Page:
Palm oil smear campaign hits Sarawak

This is written by my colleagues ADIB POVERA, GOH PEI PEI and SOPHIA IVY JO at Kuching Bureau.

KUCHING: A smear campaign, which is detrimental to the nation’s palm oil industry, has hit the state after creating a fuss in the peninsula some months ago.

Acting on a tip-off, the New Straits Times conducted checks at a local supermarket here yesterday and found a wooden floor cleaner, imported from Australia and labelled with a sticker which compelled customers to use the palm oil-free product.

The label states that customers can “save the orang utans by buying the palm oil-free cleaner.” The wood cleaner is being sold at RM15.89 for a bottle of 750ml.

It was learnt that the supermarket chain had sold the same products in the peninsula, which sparked an outrage among palm oil industry leaders in February. At that time, it was priced RM14.99 per bottle.

Palm Oil Refiners Association of Malaysia (Poram) chairman Wan Mohd Zain Wan Ismail was furious when asked to comment about the product being sold at the supermarket here.

“This is not the first time the supermarket is selling the product with the 'negative labelling' that defames the nation’s palm oil industry.

“When it happened the first time, we understood that some might be unaware of the fact that palm oil is a significant economic contributor to Malaysia that reaps US$20 billion in export per year.

“And now, the same supermarket chain is selling the same product for the second time. This is unacceptable," Zain said.

He urged the authorities to take action against the importer and retailers of the product before such smear campaigns spread more lies and incite mindless hatred towards the nation’s palm oil industry.

“We cannot and must not condone anyone telling and spreading lies about the oil palm, our national economic security crop.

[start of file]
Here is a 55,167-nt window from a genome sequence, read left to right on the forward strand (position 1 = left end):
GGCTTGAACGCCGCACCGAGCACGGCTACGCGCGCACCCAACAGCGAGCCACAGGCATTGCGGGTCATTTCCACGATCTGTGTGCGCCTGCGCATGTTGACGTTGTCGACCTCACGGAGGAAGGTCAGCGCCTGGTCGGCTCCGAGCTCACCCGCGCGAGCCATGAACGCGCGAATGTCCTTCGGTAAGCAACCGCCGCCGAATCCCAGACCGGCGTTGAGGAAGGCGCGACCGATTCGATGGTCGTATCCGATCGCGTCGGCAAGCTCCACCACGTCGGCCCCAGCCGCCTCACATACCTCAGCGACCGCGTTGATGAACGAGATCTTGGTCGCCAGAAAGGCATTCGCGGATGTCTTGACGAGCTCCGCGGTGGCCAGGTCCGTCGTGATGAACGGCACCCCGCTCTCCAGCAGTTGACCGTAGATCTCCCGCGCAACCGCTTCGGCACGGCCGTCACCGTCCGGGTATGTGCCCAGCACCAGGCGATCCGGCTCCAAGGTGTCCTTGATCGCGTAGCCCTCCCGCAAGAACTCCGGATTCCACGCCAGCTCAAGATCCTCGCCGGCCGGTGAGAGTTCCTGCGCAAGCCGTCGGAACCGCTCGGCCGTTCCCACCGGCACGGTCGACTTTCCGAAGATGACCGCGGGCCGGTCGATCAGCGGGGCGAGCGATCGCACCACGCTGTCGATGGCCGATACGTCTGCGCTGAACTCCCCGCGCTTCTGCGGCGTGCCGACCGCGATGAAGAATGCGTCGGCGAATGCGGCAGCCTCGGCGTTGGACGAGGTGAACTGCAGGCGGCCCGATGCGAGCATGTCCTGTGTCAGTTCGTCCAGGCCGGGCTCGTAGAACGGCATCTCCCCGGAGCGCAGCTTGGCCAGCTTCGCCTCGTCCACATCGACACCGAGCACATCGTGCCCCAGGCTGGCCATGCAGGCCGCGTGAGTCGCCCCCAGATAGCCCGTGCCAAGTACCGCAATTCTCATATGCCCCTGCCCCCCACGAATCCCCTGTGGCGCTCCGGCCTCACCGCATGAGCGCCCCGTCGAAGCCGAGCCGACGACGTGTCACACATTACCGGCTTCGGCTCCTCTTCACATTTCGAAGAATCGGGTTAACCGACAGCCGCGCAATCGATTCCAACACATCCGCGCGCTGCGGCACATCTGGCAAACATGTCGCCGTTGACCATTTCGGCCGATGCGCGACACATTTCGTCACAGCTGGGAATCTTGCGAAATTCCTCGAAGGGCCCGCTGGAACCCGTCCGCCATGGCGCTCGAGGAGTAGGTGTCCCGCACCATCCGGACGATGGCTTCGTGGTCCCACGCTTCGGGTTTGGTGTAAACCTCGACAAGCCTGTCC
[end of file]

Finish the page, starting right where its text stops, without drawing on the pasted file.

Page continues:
"Harsh punishment must be imposed on this recalcitrant culprit and action must be taken immediately,” he said.

The NST was told that members of the Sarawak Oil Palm Plantation Owners Association would meet to deliberate the case and announce their stand this Friday.

Sarawak Land Development Minister Tan Sri Dr James Jemut Masing hit out at the supermarket here, which has been found selling a product with misleading labels and stickers discrediting the nation’s palm oil industry.

Masing warned the supermarket chain to immediately remove the offending product from its shelves or face action.

“Withdraw the product or I will ask the enforcement authorities to confiscate every unit sold at your premises,” he said during a press conference at his house here yesterday.

Masing showed the media three units of the product, which was imported from Australia. “This should not happen, especially here. It is clear that this (the product) is not a campaign to save the orang utans, but coveted smear tactics by competitors.”

He identified the competitors as Australian rapeseed producers hiding behind the green camouflage of Australian Zoos supposedly lobbying to "rescue orang utans" from oil palm planters who are wrongly blamed as "cruel and greedy". 

In reality, these false allegations aimed at oil palm planters by unscrupulous quarters is downright ruthless and sinful.

"I do not expect supermarkets in Malaysia to be in cahoots with this kind of thing. This supermarket chain should have been more responsible. It is not wise for this supermarket chain to sell out Malaysia's interest for its own selfish greed," the minister said. 

It is wrong for the cleaning product manufacturer to associate orang utans’ habitats with oil palm plantations since the Sarawak government had already set up wildlife sanctuaries for conservation.

"In Sarawak, we have one million hectares of totally protected areas and out of this 22 per cent or 218,000ha are for orang utans. In fact, in Lanjak-Entimau Wildlife Sanctuary the population of orang utans has increased to 5,000 now," he said.

“This is an act of sabotage of our palm oil industry. Palm oil exports is critical to our people and contributes some US$2.5 billion annually for Sarawak,” he said.

Sarawak Domestic Trade, Cooperatives and Consumerism Department enforcement chief Abdul Hafidz Abdul Rahim said he will deploy his team to various outlets of that supermarket chain. “We will need to verify these claims before taking action.”

It was learnt that police could probe the supermarket chain operator under Section 501 and 502 of the Penal Code for the sale of printed or engraved matters known to be defamatory, if there was a report lodged over the sale of the products.

“For now, we have yet to receive any official complaint on the sale of the product with the negative labelling,” Hafidz said.